Author Topic: Home Baking  (Read 7689 times)

Offline AndyBoy

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Re: Home Baking
« Reply #15 on: April 19, 2011, 08:46:41 AM »
Don't make a lot of desserts because I don't need the calories but had all these Granny Smith apples so I decided to make a cobbler. Googled cobbler and what seemed like a good one came up on the Land-O-Lakes site. Used about half the sugar called for and added juice of a lemon and a third egg to the crust mixture but other than than followed the recipe. Very good cobbler that I shared with 3 of our neighbors last night, nothing like the smell of something like this baking in the oven.

Offline Melomom

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Re: Home Baking
« Reply #16 on: May 06, 2011, 08:42:24 AM »
I haven't made bagels in quite a while and I have had a special request for them this weekend.  I use the recipe from The Bread Baker's Apprentice, which is really detailed, good, and best of all, easy.  I would like to try some onion bagels - I've only done plain, sesame and poppy up to now - and am a little unsure what kind of onion to use.  When I think of the bakery onion bagels I've had, it seems that the dried minced onions that you get at the grocery store would work.  Would I use them as-is or rehydrate them first?  Any other suggestions?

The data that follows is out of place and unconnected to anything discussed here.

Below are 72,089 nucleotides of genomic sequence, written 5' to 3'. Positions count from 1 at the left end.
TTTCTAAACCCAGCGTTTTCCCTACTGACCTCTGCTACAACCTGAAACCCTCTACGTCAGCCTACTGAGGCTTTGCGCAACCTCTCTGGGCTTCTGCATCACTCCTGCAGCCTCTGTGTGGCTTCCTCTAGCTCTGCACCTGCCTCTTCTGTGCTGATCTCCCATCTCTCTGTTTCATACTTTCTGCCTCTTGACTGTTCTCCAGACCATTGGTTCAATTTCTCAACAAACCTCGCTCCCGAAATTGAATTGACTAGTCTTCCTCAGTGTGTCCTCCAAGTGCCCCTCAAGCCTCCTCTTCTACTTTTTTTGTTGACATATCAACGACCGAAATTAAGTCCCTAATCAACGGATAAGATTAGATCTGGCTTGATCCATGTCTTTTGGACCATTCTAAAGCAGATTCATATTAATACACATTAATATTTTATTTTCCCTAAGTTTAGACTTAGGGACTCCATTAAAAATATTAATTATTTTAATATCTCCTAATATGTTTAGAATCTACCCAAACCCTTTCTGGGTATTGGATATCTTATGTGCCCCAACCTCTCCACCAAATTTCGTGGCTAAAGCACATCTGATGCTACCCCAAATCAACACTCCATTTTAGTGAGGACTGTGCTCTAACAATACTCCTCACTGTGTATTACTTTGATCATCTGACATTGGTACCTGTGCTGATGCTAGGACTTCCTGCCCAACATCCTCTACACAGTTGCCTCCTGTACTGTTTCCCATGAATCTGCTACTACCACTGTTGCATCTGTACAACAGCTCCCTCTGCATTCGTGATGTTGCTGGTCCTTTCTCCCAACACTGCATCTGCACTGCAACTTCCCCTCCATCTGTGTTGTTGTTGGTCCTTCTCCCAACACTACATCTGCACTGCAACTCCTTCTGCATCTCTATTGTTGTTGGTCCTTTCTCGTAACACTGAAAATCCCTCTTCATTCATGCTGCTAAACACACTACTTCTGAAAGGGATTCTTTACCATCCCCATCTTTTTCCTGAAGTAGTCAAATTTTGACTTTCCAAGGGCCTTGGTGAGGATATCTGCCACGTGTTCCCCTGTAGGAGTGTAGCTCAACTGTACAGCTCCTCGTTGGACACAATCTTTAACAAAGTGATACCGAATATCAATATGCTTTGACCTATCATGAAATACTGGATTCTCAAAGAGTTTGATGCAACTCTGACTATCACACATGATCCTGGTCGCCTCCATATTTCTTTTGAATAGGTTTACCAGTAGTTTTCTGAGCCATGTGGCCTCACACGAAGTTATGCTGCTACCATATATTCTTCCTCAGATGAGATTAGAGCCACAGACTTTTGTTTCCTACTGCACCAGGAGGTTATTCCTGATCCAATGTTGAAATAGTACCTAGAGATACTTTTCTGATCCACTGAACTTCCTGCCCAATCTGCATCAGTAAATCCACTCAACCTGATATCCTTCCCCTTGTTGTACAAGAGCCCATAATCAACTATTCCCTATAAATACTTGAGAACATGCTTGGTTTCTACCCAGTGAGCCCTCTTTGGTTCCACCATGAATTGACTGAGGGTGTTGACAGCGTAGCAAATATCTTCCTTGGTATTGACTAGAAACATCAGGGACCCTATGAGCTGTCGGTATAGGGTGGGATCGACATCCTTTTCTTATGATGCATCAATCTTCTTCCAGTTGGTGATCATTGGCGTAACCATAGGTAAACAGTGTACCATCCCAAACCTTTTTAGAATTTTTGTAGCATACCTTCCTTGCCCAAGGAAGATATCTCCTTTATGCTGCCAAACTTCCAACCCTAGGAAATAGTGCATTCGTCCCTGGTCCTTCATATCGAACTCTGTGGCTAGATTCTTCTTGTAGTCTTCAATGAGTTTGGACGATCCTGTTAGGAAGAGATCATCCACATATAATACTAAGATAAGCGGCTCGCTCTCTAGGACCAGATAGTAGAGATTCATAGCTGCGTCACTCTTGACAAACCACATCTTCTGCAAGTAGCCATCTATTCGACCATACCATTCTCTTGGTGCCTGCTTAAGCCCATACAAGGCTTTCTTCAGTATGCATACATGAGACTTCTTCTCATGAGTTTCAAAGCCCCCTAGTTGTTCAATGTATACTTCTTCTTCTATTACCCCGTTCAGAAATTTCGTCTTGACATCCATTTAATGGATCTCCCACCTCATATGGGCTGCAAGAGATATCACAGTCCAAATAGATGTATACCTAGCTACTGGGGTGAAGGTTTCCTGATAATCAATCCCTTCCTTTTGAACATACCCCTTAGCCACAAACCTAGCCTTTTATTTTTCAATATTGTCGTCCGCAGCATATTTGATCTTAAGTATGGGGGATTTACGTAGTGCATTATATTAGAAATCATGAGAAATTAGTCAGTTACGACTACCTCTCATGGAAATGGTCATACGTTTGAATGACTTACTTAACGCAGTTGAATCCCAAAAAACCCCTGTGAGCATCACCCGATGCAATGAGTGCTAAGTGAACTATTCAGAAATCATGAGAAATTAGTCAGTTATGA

Offline mikeamor

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Re: Home Baking
« Reply #17 on: May 06, 2011, 08:49:27 AM »
I have not made just onion bagels but I have made "everything" bagels in which I used a mix of kosher salt, sesame seed, poppy seed, dried onion and dried garlic chips (neither re-hydrated) and was happy with the results.
Unfortunately, a conclusion is usually the place where you got tired of thinking.

Offline KoPP

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Re: Home Baking
« Reply #18 on: May 06, 2011, 08:59:55 AM »
Y'all boil 'em?

Offline Melomom

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Re: Home Baking
« Reply #19 on: May 06, 2011, 11:27:38 AM »
Yes, the recipe calls for mixing the dough and shaping the bagels the night before, then letting them rise overnight in the refrigerator.  The next morning you boil them, then place on the baking sheet, top as desired, then bake.  I have seen some recipes call for brushing the tops with egg white or something to make the seeds, etc., stick.  I don't do that and I don't find it to be a big problem, though some seeds do fall off.

Offline KoPP

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Re: Home Baking
« Reply #20 on: May 06, 2011, 12:16:49 PM »
Well then, I'll have the onion with a lox shmear please.  ;D

Royal Bagel in Ansley Mall (I miss that place) used to do a pretty heavy egg brush - it seemed to help give the crust some extra crispness along with the sticky factor.

If you make good onion bialys, I'll wash your car...

Offline rwcohen

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Re: Home Baking
« Reply #21 on: May 06, 2011, 03:12:36 PM »
If you make good onion bialys, I'll wash your car...